Partner With Us NRI

Open Free Trading Account Online with ICICIDIRECT

Incur '0' Brokerage upto ₹500

Flow of Funds (FOF) Accounts

3 Mins 26 Jun 2023 0 COMMENT

What are Flow of Funds (FOF)?

Flow of Funds (FOF) are financial accounts that trace the inflow and outflow of funds between sectors in an economy. This happens because money keeps revolving between sectors wherein the surplus from one sector is parked with another sector through financial vehicles such as loans or capital transfers. In India, the RBI collects this data and analyses it. The Flow of Funds account was developed by American economist Prof. Morris Copeland in 1952 to supplement the national income accounts.

The flow of funds accounts provide a comprehensive record of the financial transactions between different sectors of the economy, including the sources of all funds received and the respective uses of those funds. This approach is commonly referred to as the flow of funds or sources and uses of funds.

Each account of each sector details all sources of funds, be it from income or borrowing, and the funds’ uses, whether for expenditure or lending. Changes in assets are listed as uses, whereas changes in liabilities are listed as sources.

An increase in assets is considered as the use of funds (positive value under uses). Similarly, a decrease in assets is synonymous with the use of funds (negative value under uses). This type of spending typically involves the purchase of real assets or capital expenditures.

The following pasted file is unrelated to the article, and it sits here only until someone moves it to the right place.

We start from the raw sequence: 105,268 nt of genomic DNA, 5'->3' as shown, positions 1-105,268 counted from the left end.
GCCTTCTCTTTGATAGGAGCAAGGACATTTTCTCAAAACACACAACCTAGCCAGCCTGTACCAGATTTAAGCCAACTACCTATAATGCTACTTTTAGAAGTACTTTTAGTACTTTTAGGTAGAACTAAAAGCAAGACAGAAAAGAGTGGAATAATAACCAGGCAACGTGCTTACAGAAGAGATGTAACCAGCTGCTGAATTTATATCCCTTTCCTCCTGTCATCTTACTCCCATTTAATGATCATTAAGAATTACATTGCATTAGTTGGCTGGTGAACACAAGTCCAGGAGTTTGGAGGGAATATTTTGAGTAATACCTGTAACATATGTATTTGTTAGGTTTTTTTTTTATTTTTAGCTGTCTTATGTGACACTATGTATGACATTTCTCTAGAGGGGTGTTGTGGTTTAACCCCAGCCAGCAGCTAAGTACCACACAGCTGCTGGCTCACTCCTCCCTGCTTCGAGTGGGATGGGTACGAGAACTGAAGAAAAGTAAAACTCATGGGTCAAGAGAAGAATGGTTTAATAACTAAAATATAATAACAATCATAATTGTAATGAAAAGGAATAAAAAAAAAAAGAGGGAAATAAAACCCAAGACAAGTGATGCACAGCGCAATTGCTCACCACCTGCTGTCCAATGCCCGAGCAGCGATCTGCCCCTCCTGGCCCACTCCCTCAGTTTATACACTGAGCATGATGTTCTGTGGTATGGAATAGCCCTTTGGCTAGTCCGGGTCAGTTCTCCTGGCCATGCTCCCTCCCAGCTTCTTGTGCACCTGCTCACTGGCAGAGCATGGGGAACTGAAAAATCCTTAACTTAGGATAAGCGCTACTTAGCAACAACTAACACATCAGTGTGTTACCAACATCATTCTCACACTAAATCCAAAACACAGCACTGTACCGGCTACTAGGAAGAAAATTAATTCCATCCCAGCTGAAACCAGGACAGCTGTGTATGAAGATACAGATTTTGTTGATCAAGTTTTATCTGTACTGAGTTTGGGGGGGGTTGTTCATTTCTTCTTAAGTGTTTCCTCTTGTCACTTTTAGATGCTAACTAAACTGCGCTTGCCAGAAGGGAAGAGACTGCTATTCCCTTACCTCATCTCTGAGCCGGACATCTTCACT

On the other hand, sources of funds can be an increase in liabilities or net worth (positive source of funds). Conversely, repayment of debt or dissaving is considered a negative source of funds.

Flow of Funds Example

The following table shows the flow of funds between sectors in the financial year 2020-21 as published by the RBI:

As you can see in the above table, the Flow Of Funds is represented as a matrix with six major economic sectors:

  • Household sector
  • Financial Institutions
  • Non-financial Corporations
  • Government
  • Savings & Investment
  • Rest of the World (Foreign sector)

Understanding Flow of Funds Accounts

As you just saw in the above example, FOF is represented as a matric wherein sources and uses are placed in adjacent columns under each sector. Since a sector can lend to itself or borrow from itself, it will always show 0 under uses and sources when the rows and columns of the same sector meet.

FOF accounts use the concept of ‘double book-keeping’ which is nothing but the tracking of asset and liability changes in all the listed sectors. In order to easily grasp the concept of FOF, you should remember that the ‘Uses’ are basically expenses and lending, whereas the ‘Sources’ are all income and borrowings in that sector. This is why the sources are associated with changes in assets, whereas the uses are associated with changes in liabilities.

The FOF data is gathered and compared against that of the previous year in order to gauge whether the economic health of the nation has improved or declined. FOF data is also used by governments and policymakers to strategize the monetary policies.

Advantages & Disadvantages of FOF